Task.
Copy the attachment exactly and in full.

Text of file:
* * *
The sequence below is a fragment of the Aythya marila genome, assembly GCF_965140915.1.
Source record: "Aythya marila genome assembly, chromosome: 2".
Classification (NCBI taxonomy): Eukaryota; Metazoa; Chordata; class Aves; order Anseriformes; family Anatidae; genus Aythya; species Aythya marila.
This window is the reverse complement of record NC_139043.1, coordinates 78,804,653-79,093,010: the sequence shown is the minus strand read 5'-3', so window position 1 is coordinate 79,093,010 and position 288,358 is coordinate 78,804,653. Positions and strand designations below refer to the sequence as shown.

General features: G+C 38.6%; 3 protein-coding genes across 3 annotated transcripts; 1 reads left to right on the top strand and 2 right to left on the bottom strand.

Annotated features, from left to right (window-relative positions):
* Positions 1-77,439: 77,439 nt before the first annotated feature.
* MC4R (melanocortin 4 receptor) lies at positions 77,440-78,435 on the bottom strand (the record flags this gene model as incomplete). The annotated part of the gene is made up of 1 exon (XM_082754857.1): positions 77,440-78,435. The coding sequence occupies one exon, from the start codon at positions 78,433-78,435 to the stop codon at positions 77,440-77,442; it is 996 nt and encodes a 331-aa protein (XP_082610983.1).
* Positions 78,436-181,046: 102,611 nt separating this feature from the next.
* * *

The sequence below is a fragment of the Aythya marila genome, assembly GCF_965140915.1.
Source record: "Aythya marila genome assembly, chromosome: 2".
Classification (NCBI taxonomy): Eukaryota; Metazoa; Chordata; class Aves; order Anseriformes; family Anatidae; genus Aythya; species Aythya marila.
This window is the reverse complement of record NC_139043.1, coordinates 78,804,653-79,093,010: the sequence shown is the minus strand read 5'-3', so window position 1 is coordinate 79,093,010 and position 288,358 is coordinate 78,804,653. Positions and strand designations below refer to the sequence as shown.

General features: G+C 38.6%; 3 protein-coding genes across 3 annotated transcripts; 1 reads left to right on the top strand and 2 right to left on the bottom strand.

Annotated features, from left to right (window-relative positions):
* Positions 1-77,439: 77,439 nt before the first annotated feature.
* MC4R (melanocortin 4 receptor) lies at positions 77,440-78,435 on the bottom strand (the record flags this gene model as incomplete). The annotated part of the gene is made up of 1 exon (XM_082754857.1): positions 77,440-78,435. The coding sequence occupies one exon, from the start codon at positions 78,433-78,435 to the stop codon at positions 77,440-77,442; it is 996 nt and encodes a 331-aa protein (XP_082610983.1).
* Positions 78,436-181,046: 102,611 nt separating this feature from the next.